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#JustWatched Logan (James Mangold, 2017)

You could be forgiven for writing off this film. Not only is it a comic book movie, which are (and I can admit this despite me being an avid consumer) general by-the-numbers, popcorn fodder, but it's also an X-Men movie. The X-Men movies have varied in quality from the good to average and to plain awful. This is ludicrous since there's such great source material that's based on real world events such as the civil rights movement and persistent themes of how we view people different to ourselves. The worst of these films have been the ones dedicated to Wolverine, the bad boy hero of the X-Men. While 2013's The Wolverine had some decent ideas, it all got lost in ridiculous action sequences and pointless characters. If that wasn't bad enough, it's predecessor X-Men Origins: Wolverine is garbage on a bonfire made of excrement. You also might have seen the first trailers for Logan and, as a friend pointed out to me, thought it was a geriaction X-Men movie made for your Dad and so, based on all the available data, decided to give Logan a miss.

But don't be so hasty. Logan is a great film. Despite being connected to a franchise that constantly rewrites its own history in a way that leaves even the most hardcore fan confused, Logan is actually fairly self-contained. It's set in the future, giving itself enough distance from the spectacle of its past. It nods toward previous X-Men events through dialogue and a few characters but almost writes its legacy off as fiction in a clever and meta way. The in-film, real life exploits of the X-Men have been adapted into comic-books making their heroic deeds fanciful and far from the truth of reality. Reality is something that is very present in Logan, both the film and the character. The film shows real consequences for these character's actions. The R-rating brings a brutality to these characters that has been lacking before. They were muzzled. Both in a violent sense and in a more gritty realism way. Hearing Xavier swear makes him much more relatable. It's a small detail but it works. Showing the the characters in a non-PG environment means they have a chance to feel real. It also means that having a lead character that uses big metal claws to fight people isn't sanitised for the sake of younger viewers.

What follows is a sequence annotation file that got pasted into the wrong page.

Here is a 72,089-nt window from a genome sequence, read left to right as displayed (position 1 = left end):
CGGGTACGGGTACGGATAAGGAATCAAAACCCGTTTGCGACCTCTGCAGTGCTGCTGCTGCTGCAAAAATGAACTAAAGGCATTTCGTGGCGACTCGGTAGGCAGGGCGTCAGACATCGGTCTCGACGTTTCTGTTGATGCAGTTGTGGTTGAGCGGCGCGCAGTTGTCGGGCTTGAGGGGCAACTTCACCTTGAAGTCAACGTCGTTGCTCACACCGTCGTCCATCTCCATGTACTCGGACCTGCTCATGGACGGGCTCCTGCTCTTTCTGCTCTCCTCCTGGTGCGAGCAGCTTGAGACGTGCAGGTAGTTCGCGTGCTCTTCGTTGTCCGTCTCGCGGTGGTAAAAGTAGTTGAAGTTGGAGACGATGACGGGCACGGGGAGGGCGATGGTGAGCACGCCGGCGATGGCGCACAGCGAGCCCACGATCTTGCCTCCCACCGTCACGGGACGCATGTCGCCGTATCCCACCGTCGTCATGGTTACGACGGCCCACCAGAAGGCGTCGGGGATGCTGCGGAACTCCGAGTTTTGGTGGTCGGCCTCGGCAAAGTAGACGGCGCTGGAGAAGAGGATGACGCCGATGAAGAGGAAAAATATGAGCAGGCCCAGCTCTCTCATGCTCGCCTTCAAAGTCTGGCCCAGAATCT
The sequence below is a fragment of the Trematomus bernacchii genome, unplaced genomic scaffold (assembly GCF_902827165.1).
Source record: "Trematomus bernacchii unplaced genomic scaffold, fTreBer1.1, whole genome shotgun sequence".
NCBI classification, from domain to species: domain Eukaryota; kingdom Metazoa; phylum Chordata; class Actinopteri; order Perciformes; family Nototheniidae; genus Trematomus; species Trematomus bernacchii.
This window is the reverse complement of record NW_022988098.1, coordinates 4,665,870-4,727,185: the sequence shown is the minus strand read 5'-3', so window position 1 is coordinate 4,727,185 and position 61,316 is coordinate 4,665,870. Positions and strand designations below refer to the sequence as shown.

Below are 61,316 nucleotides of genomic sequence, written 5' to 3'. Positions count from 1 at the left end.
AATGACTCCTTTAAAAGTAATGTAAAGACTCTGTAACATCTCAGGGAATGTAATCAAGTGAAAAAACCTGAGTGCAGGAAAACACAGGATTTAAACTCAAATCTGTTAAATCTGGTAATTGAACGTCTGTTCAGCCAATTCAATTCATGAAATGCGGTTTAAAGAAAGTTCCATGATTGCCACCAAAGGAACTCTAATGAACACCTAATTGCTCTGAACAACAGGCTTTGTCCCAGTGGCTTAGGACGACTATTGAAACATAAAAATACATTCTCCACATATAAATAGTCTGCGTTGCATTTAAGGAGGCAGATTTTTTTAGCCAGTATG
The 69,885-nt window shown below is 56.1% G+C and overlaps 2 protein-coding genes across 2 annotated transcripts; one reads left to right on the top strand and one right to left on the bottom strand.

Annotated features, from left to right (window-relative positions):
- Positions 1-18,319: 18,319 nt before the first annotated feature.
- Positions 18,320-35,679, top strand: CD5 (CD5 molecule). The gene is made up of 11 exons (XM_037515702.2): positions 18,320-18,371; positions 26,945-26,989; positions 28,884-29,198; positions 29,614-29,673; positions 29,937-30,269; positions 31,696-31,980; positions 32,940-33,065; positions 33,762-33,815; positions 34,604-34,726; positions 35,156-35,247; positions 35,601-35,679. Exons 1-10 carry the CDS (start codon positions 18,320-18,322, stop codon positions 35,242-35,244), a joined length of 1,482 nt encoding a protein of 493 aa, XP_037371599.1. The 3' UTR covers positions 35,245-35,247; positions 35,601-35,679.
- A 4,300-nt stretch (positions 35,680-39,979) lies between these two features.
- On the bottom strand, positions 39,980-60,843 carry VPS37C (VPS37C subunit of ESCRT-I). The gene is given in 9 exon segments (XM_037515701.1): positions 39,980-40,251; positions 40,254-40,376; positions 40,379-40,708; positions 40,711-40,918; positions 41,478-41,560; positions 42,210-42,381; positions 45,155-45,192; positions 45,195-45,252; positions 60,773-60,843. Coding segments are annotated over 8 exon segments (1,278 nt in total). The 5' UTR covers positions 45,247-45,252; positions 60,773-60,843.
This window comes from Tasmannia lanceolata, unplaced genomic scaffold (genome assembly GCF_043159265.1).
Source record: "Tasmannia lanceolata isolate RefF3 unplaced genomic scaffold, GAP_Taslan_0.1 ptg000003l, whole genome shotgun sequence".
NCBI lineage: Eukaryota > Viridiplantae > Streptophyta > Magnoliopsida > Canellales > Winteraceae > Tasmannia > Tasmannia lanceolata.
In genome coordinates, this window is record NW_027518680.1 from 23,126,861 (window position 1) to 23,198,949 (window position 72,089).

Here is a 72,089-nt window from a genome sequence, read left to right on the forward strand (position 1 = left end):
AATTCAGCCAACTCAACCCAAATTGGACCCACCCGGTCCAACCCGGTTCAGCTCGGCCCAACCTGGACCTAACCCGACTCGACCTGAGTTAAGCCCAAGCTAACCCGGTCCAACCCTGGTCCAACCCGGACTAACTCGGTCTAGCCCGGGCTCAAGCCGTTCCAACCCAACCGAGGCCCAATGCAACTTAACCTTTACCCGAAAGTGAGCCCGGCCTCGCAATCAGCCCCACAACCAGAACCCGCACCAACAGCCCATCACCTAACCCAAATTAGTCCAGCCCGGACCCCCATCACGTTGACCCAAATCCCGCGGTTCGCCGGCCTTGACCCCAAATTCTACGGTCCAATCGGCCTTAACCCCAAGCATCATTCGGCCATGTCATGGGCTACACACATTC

But really sets this film apart from its counterparts is the time it takes with the characters. There's a small cast and it's very intimate. As I was watching it I couldn't help but think of a video essay I'd seen called "Batman v Superman: The Fundamental Flaw" which is a terrible title but it's essentially about moments versus scenes. To paraphrase the video, it essentially says that comic book films, especially Batman V Superman, rely heavily on "cool moments" like Batman stopping Superman's punch. Or Superman kicking the Batmobile. Or Superman, Batman and Wonder Woman standing together on screen. But they lack actual scenes. Times where the characters actually talk to each other, discuss what's going on. Scenes that develop the characters, that help the audience understand them and relate to them. To see these characters being people, to see them laugh, cry, argue and get how they see the world and others around them. Logan has lots of scenes like this. Of course it has its share of cool moments and great action sequences but it also took time to stop and reflect and let the characters do their thing. Two in particular stand out. Xavier and Laura in the hotel room in Las Vegas watching Shane. The second is the dinner scene with the Munson family. These scenes make the more dramatic moments and climaxes have value that lingers.

I was a little concerned towards the end of the film that we were going to get a Hook or Mad Max: Beyond Thunderdome vibe. A lot of children fighting adults can go that way very easily. (Though the trimming of the beard came very close) But it didn't. Overall it was handled well. The children weren't used as a way of obviously pandering to the audience. I was actually terrified for them. The children gave great performances, especially Dafne Keen who played Laura. Much like Millie Bobby Brown in Stranger Things, Keen has a screen presence that almost outshone Hugh Jackman and Patrick Stewart.

The film ended at the right moment. It's such a hard thing to do, especially for a comic book film. I complained that X:Men Apocalypse felt like a trailer for whatever the next film might be but Logan was its own thing. It left me wanting more which is how it should be. Hugh Jackman has been playing Wolverine for well over half my life. He was well cast and did well with what he was given but it's such a shame that the majority of the films he's played him in have been pretty terrible. Despite that it's still a legacy and it's a legacy that got a better ending than it's beginning. Which is more than you can say for most long-lasting franchises.

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